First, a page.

#GInitable is implemented by objects that can fail during initialization. If an object implements this interface then it must be initialized as the first thing after construction, either via g_initable_init() or g_async_initable_init_async() (the latter is only available if it also implements #GAsyncInitable).
If the object is not initialized, or initialization returns with an error, then all operations on the object except g_object_ref() and g_object_unref() are considered to be invalid, and have undefined behaviour. They will often fail with g_critical() or g_warning(), but this must not be relied on.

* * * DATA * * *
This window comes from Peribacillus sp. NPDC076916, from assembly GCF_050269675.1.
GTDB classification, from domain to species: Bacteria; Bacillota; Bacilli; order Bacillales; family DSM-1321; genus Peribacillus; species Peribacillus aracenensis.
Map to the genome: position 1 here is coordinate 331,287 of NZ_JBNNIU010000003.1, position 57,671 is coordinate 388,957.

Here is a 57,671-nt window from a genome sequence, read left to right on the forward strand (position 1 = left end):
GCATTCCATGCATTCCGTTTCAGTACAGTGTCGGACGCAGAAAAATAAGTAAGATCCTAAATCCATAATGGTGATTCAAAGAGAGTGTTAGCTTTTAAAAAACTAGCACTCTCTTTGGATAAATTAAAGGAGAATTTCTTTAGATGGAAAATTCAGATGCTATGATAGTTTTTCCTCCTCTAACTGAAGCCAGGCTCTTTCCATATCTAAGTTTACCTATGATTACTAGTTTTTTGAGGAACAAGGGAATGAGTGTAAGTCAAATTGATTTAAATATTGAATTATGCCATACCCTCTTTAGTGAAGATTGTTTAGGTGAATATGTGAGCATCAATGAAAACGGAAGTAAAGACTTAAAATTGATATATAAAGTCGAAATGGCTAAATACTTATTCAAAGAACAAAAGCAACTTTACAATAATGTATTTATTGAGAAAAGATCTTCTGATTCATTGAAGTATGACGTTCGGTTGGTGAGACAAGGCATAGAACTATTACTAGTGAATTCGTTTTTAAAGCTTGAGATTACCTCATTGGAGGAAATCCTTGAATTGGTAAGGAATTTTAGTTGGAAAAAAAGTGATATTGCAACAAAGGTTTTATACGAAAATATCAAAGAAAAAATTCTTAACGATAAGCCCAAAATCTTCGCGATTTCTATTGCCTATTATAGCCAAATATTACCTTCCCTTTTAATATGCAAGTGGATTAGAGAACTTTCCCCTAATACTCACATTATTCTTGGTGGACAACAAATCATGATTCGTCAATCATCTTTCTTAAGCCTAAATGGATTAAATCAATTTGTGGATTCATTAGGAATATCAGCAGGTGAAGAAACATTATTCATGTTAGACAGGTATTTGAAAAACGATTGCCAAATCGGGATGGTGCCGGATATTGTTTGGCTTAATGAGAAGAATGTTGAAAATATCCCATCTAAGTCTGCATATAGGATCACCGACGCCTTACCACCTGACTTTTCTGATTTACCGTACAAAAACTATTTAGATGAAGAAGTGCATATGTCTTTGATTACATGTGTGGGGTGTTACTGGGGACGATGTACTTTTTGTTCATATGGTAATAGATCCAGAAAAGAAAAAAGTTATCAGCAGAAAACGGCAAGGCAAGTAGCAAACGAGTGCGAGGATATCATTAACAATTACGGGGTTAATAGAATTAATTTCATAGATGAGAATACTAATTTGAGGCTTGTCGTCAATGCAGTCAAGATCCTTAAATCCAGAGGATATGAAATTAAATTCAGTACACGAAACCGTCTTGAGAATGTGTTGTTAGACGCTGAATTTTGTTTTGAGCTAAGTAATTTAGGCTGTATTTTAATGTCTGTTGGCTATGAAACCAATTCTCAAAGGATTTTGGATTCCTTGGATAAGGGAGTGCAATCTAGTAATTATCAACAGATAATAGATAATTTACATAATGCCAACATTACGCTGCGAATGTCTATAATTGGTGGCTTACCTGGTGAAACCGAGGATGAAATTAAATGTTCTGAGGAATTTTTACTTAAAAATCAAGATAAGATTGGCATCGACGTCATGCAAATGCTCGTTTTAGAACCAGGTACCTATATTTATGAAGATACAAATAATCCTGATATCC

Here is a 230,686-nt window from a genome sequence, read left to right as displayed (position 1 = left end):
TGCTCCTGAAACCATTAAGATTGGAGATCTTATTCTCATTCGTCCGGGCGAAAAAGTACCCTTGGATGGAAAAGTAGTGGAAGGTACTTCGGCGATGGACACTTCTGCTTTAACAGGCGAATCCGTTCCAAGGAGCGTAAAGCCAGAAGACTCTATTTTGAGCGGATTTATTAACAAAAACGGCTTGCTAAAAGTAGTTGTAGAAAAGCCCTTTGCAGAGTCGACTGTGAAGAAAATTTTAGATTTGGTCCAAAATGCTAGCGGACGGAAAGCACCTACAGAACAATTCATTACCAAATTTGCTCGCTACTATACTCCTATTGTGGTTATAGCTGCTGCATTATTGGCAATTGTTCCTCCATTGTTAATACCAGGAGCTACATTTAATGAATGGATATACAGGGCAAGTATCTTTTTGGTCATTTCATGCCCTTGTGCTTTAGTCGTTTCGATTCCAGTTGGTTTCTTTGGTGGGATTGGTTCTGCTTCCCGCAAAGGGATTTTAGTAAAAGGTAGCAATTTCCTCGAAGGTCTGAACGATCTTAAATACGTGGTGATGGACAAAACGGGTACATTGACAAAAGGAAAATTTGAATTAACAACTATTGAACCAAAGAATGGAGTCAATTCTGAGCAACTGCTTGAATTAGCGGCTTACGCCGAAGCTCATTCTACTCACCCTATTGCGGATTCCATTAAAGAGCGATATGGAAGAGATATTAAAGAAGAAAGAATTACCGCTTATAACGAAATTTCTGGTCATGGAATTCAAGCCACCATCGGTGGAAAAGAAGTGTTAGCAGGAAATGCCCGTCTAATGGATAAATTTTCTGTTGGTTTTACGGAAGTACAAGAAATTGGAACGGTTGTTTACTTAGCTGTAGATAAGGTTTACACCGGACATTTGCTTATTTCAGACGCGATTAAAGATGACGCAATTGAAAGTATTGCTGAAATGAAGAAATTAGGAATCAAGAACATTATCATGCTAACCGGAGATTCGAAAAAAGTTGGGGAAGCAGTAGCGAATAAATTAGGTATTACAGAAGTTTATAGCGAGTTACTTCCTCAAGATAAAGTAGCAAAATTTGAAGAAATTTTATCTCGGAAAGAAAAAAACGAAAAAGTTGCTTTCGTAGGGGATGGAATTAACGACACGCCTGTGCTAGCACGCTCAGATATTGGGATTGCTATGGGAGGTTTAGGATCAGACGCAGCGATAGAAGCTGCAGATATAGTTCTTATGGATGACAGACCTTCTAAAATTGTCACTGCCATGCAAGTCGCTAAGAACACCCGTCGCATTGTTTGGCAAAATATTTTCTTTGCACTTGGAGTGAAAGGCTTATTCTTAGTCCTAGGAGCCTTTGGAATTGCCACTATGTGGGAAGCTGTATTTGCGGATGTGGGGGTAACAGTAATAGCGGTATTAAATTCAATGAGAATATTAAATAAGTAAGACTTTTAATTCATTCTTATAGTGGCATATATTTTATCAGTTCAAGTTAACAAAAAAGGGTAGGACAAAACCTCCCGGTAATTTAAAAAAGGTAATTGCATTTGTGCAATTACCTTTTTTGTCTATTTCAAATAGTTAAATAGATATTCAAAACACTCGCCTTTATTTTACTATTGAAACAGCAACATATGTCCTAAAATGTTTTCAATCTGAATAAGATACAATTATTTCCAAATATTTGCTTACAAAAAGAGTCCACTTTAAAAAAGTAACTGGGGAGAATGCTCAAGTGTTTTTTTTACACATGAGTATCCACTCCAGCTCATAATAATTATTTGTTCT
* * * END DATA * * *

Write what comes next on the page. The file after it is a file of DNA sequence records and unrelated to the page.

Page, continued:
Users of objects implementing this are not intended to use
the interface method directly, instead it will be used automatically
in various ways. For C applications you generally just call
g_initable_new() directly, or indirectly via a foo_thing_new() wrapper.
This will call g_initable_init() under the cover, returning
setting a #GError on failure (at which point the instance is
For bindings in languages where the native constructor supports exceptions the binding could check for objects implementing %GInitable during normal construction and automatically initialize them, throwing an exception on failure.
- #init(cancellable : Gio::Cancellable?) : Bool
- #newv(object_type : UInt64, parameters : Enumerable(GObject::Parameter), cancellable : Gio::Cancellable?) : GObject::Object